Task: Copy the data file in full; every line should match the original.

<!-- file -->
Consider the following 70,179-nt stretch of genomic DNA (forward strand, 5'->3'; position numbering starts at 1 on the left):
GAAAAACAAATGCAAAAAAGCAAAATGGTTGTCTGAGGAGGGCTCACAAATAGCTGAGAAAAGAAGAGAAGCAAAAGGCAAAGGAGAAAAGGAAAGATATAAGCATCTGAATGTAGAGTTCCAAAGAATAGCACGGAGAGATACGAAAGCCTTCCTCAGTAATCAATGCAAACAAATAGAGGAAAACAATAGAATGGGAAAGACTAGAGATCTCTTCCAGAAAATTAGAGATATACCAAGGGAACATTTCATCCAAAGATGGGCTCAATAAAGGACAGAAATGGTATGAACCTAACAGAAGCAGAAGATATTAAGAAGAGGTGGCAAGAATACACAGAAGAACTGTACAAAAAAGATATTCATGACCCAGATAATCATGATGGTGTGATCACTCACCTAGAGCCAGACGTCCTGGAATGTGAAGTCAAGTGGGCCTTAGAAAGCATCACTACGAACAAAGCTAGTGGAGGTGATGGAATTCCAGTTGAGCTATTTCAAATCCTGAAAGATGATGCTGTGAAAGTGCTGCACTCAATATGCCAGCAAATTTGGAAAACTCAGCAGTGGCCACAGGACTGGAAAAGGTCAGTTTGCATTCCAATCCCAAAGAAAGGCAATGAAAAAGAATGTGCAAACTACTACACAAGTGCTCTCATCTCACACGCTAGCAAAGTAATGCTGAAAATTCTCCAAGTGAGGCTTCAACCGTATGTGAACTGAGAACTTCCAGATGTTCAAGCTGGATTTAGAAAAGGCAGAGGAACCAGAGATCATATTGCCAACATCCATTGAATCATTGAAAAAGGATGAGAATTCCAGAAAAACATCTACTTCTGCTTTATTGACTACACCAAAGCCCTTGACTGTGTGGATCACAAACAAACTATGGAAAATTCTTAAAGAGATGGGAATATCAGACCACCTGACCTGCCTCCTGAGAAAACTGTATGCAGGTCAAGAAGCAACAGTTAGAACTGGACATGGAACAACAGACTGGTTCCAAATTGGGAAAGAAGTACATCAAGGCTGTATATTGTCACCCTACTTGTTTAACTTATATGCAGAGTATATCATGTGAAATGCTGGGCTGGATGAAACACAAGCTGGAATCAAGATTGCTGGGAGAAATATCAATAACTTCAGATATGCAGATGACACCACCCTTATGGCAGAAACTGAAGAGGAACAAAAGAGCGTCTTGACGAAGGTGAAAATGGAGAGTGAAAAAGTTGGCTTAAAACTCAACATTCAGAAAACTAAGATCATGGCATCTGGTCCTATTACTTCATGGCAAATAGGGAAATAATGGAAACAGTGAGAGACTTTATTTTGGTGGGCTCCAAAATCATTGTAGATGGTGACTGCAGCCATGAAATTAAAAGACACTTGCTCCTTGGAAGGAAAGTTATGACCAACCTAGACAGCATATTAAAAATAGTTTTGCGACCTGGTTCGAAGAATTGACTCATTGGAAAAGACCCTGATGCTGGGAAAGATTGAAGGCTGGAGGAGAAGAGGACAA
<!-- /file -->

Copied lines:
Consider the following 70,179-nt stretch of genomic DNA (forward strand, 5'->3'; position numbering starts at 1 on the left):
GAAAAACAAATGCAAAAAAGCAAAATGGTTGTCTGAGGAGGGCTCACAAATAGCTGAGAAAAGAAGAGAAGCAAAAGGCAAAGGAGAAAAGGAAAGATATAAGCATCTGAATGTAGAGTTCCAAAGAATAGCACGGAGAGATACGAAAGCCTTCCTCAGTAATCAATGCAAACAAATAGAGGAAAACAATAGAATGGGAAAGACTAGAGATCTCTTCCAGAAAATTAGAGATATACCAAGGGAACATTTCATCCAAAGATGGGCTCAATAAAGGACAGAAATGGTATGAACCTAACAGAAGCAGAAGATATTAAGAAGAGGTGGCAAGAATACACAGAAGAACTGTACAAAAAAGATATTCATGACCCAGATAATCATGATGGTGTGATCACTCACCTAGAGCCAGACGTCCTGGAATGTGAAGTCAAGTGGGCCTTAGAAAGCATCACTACGAACAAAGCTAGTGGAGGTGATGGAATTCCAGTTGAGCTATTTCAAATCCTGAAAGATGATGCTGTGAAAGTGCTGCACTCAATATGCCAGCAAATTTGGAAAACTCAGCAGTGGCCACAGGACTGGAAAAGGTCAGTTTGCATTCCAATCCCAAAGAAAGGCAATGAAAAAGAATGTGCAAACTACTACACAAGTGCTCTCATCTCACACGCTAGCAAAGTAATGCTGAAAATTCTCCAAGTGAGGCTTCAACCGTATGTGAACTGAGAACTTCCAGATGTTCAAGCTGGATTTAGAAAAGGCAGAGGAACCAGAGATCATATTGCCAACATCCATTGAATCATTGAAAAAGGATGAGAATTCCAGAAAAACATCTACTTCTGCTTTATTGACTACACCAAAGCCCTTGACTGTGTGGATCACAAACAAACTATGGAAAATTCTTAAAGAGATGGGAATATCAGACCACCTGACCTGCCTCCTGAGAAAACTGTATGCAGGTCAAGAAGCAACAGTTAGAACTGGACATGGAACAACAGACTGGTTCCAAATTGGGAAAGAAGTACATCAAGGCTGTATATTGTCACCCTACTTGTTTAACTTATATGCAGAGTATATCATGTGAAATGCTGGGCTGGATGAAACACAAGCTGGAATCAAGATTGCTGGGAGAAATATCAATAACTTCAGATATGCAGATGACACCACCCTTATGGCAGAAACTGAAGAGGAACAAAAGAGCGTCTTGACGAAGGTGAAAATGGAGAGTGAAAAAGTTGGCTTAAAACTCAACATTCAGAAAACTAAGATCATGGCATCTGGTCCTATTACTTCATGGCAAATAGGGAAATAATGGAAACAGTGAGAGACTTTATTTTGGTGGGCTCCAAAATCATTGTAGATGGTGACTGCAGCCATGAAATTAAAAGACACTTGCTCCTTGGAAGGAAAGTTATGACCAACCTAGACAGCATATTAAAAATAGTTTTGCGACCTGGTTCGAAGAATTGACTCATTGGAAAAGACCCTGATGCTGGGAAAGATTGAAGGCTGGAGGAGAAGAGGACAA